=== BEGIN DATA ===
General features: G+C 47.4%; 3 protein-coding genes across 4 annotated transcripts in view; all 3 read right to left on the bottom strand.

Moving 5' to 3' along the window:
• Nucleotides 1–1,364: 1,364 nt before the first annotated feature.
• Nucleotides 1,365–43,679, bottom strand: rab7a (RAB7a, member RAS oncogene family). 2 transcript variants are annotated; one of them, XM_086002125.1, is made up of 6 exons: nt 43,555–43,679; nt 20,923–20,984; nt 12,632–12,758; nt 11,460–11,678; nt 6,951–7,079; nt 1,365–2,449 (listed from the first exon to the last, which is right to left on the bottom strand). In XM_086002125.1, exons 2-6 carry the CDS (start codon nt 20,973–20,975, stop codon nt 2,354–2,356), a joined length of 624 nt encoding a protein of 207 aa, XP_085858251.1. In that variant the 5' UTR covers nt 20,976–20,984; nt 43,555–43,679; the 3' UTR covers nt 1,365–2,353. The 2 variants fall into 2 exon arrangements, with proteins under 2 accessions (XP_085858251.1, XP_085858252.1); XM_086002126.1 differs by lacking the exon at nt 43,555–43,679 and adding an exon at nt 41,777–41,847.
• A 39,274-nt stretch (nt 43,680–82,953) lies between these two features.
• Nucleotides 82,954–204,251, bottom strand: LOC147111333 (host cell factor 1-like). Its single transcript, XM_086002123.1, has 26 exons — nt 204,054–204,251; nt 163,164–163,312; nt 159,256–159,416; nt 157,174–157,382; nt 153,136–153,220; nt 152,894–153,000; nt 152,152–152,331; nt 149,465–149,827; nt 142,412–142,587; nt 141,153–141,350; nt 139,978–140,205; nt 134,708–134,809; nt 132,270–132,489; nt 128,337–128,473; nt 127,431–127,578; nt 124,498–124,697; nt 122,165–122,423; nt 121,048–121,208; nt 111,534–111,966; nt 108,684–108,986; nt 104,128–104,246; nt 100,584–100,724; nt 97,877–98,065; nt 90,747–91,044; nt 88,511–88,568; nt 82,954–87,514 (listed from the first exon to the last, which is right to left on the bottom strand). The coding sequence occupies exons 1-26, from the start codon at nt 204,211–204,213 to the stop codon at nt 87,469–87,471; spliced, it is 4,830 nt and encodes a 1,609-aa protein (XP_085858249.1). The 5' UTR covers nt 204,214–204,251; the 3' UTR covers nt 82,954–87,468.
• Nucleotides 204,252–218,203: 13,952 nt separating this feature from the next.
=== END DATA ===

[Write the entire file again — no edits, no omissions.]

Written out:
General features: G+C 47.4%; 3 protein-coding genes across 4 annotated transcripts in view; all 3 read right to left on the bottom strand.

Moving 5' to 3' along the window:
• Nucleotides 1–1,364: 1,364 nt before the first annotated feature.
• Nucleotides 1,365–43,679, bottom strand: rab7a (RAB7a, member RAS oncogene family). 2 transcript variants are annotated; one of them, XM_086002125.1, is made up of 6 exons: nt 43,555–43,679; nt 20,923–20,984; nt 12,632–12,758; nt 11,460–11,678; nt 6,951–7,079; nt 1,365–2,449 (listed from the first exon to the last, which is right to left on the bottom strand). In XM_086002125.1, exons 2-6 carry the CDS (start codon nt 20,973–20,975, stop codon nt 2,354–2,356), a joined length of 624 nt encoding a protein of 207 aa, XP_085858251.1. In that variant the 5' UTR covers nt 20,976–20,984; nt 43,555–43,679; the 3' UTR covers nt 1,365–2,353. The 2 variants fall into 2 exon arrangements, with proteins under 2 accessions (XP_085858251.1, XP_085858252.1); XM_086002126.1 differs by lacking the exon at nt 43,555–43,679 and adding an exon at nt 41,777–41,847.
• A 39,274-nt stretch (nt 43,680–82,953) lies between these two features.
• Nucleotides 82,954–204,251, bottom strand: LOC147111333 (host cell factor 1-like). Its single transcript, XM_086002123.1, has 26 exons — nt 204,054–204,251; nt 163,164–163,312; nt 159,256–159,416; nt 157,174–157,382; nt 153,136–153,220; nt 152,894–153,000; nt 152,152–152,331; nt 149,465–149,827; nt 142,412–142,587; nt 141,153–141,350; nt 139,978–140,205; nt 134,708–134,809; nt 132,270–132,489; nt 128,337–128,473; nt 127,431–127,578; nt 124,498–124,697; nt 122,165–122,423; nt 121,048–121,208; nt 111,534–111,966; nt 108,684–108,986; nt 104,128–104,246; nt 100,584–100,724; nt 97,877–98,065; nt 90,747–91,044; nt 88,511–88,568; nt 82,954–87,514 (listed from the first exon to the last, which is right to left on the bottom strand). The coding sequence occupies exons 1-26, from the start codon at nt 204,211–204,213 to the stop codon at nt 87,469–87,471; spliced, it is 4,830 nt and encodes a 1,609-aa protein (XP_085858249.1). The 5' UTR covers nt 204,214–204,251; the 3' UTR covers nt 82,954–87,468.
• Nucleotides 204,252–218,203: 13,952 nt separating this feature from the next.